Back in my youth, I was a huge hi-fi nut. Back then you could go to car boot sales (the UK equivalent of a football field with 100 garage sales happening on it), and come back with really awesome kit. Some of the mid 70s to mid 80s stuff you could find there was really high end for the time, and you’d pay comparative peanuts for it. My best friend and myself had hi-fi stacks about 4 feet tall with top end stuff from Pioneer, JVC, Nakamichi, Mission and a host of other names. We had speaker stacks too, nothing less than 12″ drivers would do – and all this was paid for by buying stuff each week, taking it home and cleaning/servicing/repairing it, then re-selling the stuff we didn’t want to keep on our own stall next week. I don’t have the space anymore for anything like that with my other (arcade) interests. I also live in a house with neighbours next door instead of my parents detached house, so it’s not like I’d really have the opportunity to use systems like that anymore.
I have a really nice set of headphones, and a decent MP3/FLAC player, but I’ve not had a proper way to listen to music without ‘phones for a very long time. Then a few months ago while looking at laptops in PC World while this one was broken I saw it – a lovely rosewood effect unit with twin speakers & a sub in the base, and a pair of glowing valves in the top. It was making a really good job of playing music in what amounts to a warehouse with bad acoustics too, and I decided I needed one.
I saved up for a bit to get one for Christmas – one of those presents you really want but couldn’t seriously expect to receive as a gift, but when I went to buy one … all gone. Ordered one from an online retailer, suddenly it turned into a January delivery. Phoned around a few more, out of date stock checks. PC World had one left in a London store, so I rolled it up with a visit to our office there. Huge shopping centre called Stratford City, I’d never been there before – pack hiking boots. Luckily they have a system that can show where your car is when you go to leave, it’s a 5000 space park so it did come in handy. Anyway, after looking really lost in Boots until a pretty girl with way too much makeup took pity on me and helped me find my mothers present, and then queueing for an eternity at PC World I took away my new toy.
When I got it home, I found it must have been a customer return or a display model… Dirty, cosmetic damage – not really what you want when paying full price. I took it back that evening to the local store, despite explaining exactly what was wrong with it, they wrote ‘unopened return’ on the refund slip. I asked why – “we can’t sell it to someone else unless we do”. Er… Yeah I’m not shopping there again.
Back to the hunt, and I found Selfridges still claimed to have a few left while some stockists actually told me they’d been discontinued – so I placed the order despite the much higher price, and while they couldn’t guarantee a pre-Christmas delivery it turned up today. Brand new.
So what is the DA-E750? It’s a pretty lavish iPod / Galaxy dock. You can dock your phone on a pop-out interface on the back, or you can Bluetooth link it and feed it that way. You can stream audio to it from Samsung Allshare sources such as some of their TVs and a Windows application that appears not to work. You can plug USB sticks in the back which results in a bit of a navigation nightmare since there’s no display other than source, you can use the aux-in port and feed it audio directly, or use Apple Airplay sources. It can connect to your network wirelessly or with the network port on the back.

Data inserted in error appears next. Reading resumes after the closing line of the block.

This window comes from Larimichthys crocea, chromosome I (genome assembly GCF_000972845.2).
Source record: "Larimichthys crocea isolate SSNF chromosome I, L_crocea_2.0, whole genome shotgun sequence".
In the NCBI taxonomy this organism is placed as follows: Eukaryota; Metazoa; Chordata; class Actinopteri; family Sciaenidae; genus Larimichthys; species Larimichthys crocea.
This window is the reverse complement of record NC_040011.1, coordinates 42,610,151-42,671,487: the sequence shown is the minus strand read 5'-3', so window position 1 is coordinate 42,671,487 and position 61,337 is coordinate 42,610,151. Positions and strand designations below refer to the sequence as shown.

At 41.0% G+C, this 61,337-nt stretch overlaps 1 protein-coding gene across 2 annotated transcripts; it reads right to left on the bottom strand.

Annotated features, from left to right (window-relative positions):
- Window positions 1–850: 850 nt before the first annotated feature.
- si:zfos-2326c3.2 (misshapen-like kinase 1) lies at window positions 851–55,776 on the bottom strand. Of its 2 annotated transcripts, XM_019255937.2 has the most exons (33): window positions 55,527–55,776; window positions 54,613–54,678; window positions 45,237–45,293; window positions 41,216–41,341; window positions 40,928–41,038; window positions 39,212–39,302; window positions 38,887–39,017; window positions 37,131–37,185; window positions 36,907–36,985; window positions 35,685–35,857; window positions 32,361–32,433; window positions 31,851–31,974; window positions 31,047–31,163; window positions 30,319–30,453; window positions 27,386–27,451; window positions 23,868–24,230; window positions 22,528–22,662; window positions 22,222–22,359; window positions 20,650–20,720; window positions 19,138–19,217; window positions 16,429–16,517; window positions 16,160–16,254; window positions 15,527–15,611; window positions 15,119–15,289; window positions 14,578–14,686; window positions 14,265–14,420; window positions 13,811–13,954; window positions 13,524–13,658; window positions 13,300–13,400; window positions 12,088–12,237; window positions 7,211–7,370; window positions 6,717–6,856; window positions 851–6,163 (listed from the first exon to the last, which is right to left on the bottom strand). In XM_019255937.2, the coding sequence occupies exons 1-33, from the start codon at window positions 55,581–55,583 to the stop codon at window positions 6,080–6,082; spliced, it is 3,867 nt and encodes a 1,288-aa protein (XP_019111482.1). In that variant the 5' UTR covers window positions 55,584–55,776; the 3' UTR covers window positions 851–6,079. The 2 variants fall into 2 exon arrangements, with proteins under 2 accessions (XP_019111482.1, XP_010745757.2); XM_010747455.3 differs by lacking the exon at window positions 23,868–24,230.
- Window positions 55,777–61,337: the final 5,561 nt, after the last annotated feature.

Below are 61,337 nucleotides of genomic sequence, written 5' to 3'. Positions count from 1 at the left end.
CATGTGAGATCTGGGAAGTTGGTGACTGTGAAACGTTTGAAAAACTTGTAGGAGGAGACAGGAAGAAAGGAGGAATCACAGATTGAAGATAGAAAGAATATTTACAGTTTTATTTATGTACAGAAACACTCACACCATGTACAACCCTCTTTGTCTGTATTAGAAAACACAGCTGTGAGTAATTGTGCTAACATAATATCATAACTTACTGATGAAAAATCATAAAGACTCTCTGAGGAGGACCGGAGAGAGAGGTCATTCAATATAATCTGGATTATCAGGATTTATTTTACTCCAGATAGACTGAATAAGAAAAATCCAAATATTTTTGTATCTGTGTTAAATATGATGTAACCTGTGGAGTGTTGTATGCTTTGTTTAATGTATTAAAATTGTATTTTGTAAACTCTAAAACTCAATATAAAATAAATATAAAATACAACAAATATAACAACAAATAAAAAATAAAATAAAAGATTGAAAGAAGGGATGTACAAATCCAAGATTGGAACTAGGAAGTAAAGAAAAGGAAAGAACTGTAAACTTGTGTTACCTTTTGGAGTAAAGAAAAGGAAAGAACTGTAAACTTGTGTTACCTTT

So it’s a versatile beast, but honestly a bit akward to use due to the lack of navigation. The best methods are the direct input or streaming via Airplay, but you’ll need either Apple sources or something like Airfoil for Windows to send it audio that way. Airfoil is quite handy since it can intercept the audio from nearly any application aside from Windows Media Player for some reason, and beam it over. Bluetooth is also very easy but the sound quality isn’t quite as good that way.
But how does it sound? You’re never going to get a full hi-fi experience from a 2 foot wide wooden box, it’s just not possible. Having said that, the sound is very full – ample bass and honestly the bass boost function seems pretty useless, you’d never want to use it. Great clarity, treble is spot on (I don’t like it harsh), and a nice warm colour to it courtesy of the valves. It really works to strip away the sort of digital clinical sound you get from nearly everything these days, well worth the extra money. I’ve tried a good variety of music on it so far, some Winger, Motorhead, Haim, THYX, Nora Jones, but the thing that really sounded amazing was Oxygene by Jean Michel Jarre. It just sings with material like that.
If you can live with the somewhat limited interface/controls and just care about really great sound from a small box, it’s well worth considering and the unit just oozes quality in the looks department. Funny point though, the valves are actually in the pre-amp section so it’s not a pure valve amplifier. Pre-amp valves don’t actually tend to build up a strong glow, so what Samsung have done is stick orange LEDs underneath them….
If there was one improvement I’d make, it would be changing the enclosure shape so the speakers are throwing the sound a little to the left and right – it’d help stereo separation a bit. As it stands you need to sit back from it a bit to get the proper effect, and nearly dead in the middle.
With this and the PS4 it’s turning into a decent Christmas period.